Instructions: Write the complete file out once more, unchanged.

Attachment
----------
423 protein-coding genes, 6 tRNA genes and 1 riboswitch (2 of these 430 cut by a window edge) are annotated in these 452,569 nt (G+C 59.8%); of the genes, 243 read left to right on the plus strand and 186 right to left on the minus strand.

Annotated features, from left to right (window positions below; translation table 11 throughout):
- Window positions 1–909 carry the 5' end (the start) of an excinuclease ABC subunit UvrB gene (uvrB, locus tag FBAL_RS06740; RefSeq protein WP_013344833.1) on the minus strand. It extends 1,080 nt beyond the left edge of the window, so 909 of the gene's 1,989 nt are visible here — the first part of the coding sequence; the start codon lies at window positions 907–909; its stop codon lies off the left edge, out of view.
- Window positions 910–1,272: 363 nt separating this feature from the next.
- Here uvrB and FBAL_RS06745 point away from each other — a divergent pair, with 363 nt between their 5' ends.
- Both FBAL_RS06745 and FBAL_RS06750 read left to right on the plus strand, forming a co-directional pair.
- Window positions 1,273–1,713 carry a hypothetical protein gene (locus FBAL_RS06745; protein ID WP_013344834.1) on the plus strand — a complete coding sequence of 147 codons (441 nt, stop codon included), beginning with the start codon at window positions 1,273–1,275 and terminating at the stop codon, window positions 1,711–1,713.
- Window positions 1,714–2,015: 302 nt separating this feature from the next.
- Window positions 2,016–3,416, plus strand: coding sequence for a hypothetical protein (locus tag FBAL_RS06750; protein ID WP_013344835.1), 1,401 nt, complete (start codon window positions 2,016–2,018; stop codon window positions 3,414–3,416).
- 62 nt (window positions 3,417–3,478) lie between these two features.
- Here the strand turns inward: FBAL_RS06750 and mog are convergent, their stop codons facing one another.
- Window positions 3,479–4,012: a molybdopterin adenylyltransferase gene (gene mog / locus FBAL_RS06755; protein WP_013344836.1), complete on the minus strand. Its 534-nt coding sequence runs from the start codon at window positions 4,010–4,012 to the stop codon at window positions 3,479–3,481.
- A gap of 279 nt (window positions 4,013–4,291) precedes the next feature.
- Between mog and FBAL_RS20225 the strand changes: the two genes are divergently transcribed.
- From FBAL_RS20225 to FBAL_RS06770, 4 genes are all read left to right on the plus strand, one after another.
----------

423 protein-coding genes, 6 tRNA genes and 1 riboswitch (2 of these 430 cut by a window edge) are annotated in these 452,569 nt (G+C 59.8%); of the genes, 243 read left to right on the plus strand and 186 right to left on the minus strand.

Annotated features, from left to right (window positions below; translation table 11 throughout):
- Window positions 1–909 carry the 5' end (the start) of an excinuclease ABC subunit UvrB gene (uvrB, locus tag FBAL_RS06740; RefSeq protein WP_013344833.1) on the minus strand. It extends 1,080 nt beyond the left edge of the window, so 909 of the gene's 1,989 nt are visible here — the first part of the coding sequence; the start codon lies at window positions 907–909; its stop codon lies off the left edge, out of view.
- Window positions 910–1,272: 363 nt separating this feature from the next.
- Here uvrB and FBAL_RS06745 point away from each other — a divergent pair, with 363 nt between their 5' ends.
- Both FBAL_RS06745 and FBAL_RS06750 read left to right on the plus strand, forming a co-directional pair.
- Window positions 1,273–1,713 carry a hypothetical protein gene (locus FBAL_RS06745; protein ID WP_013344834.1) on the plus strand — a complete coding sequence of 147 codons (441 nt, stop codon included), beginning with the start codon at window positions 1,273–1,275 and terminating at the stop codon, window positions 1,711–1,713.
- Window positions 1,714–2,015: 302 nt separating this feature from the next.
- Window positions 2,016–3,416, plus strand: coding sequence for a hypothetical protein (locus tag FBAL_RS06750; protein ID WP_013344835.1), 1,401 nt, complete (start codon window positions 2,016–2,018; stop codon window positions 3,414–3,416).
- 62 nt (window positions 3,417–3,478) lie between these two features.
- Here the strand turns inward: FBAL_RS06750 and mog are convergent, their stop codons facing one another.
- Window positions 3,479–4,012: a molybdopterin adenylyltransferase gene (gene mog / locus FBAL_RS06755; protein WP_013344836.1), complete on the minus strand. Its 534-nt coding sequence runs from the start codon at window positions 4,010–4,012 to the stop codon at window positions 3,479–3,481.
- A gap of 279 nt (window positions 4,013–4,291) precedes the next feature.
- Between mog and FBAL_RS20225 the strand changes: the two genes are divergently transcribed.
- From FBAL_RS20225 to FBAL_RS06770, 4 genes are all read left to right on the plus strand, one after another.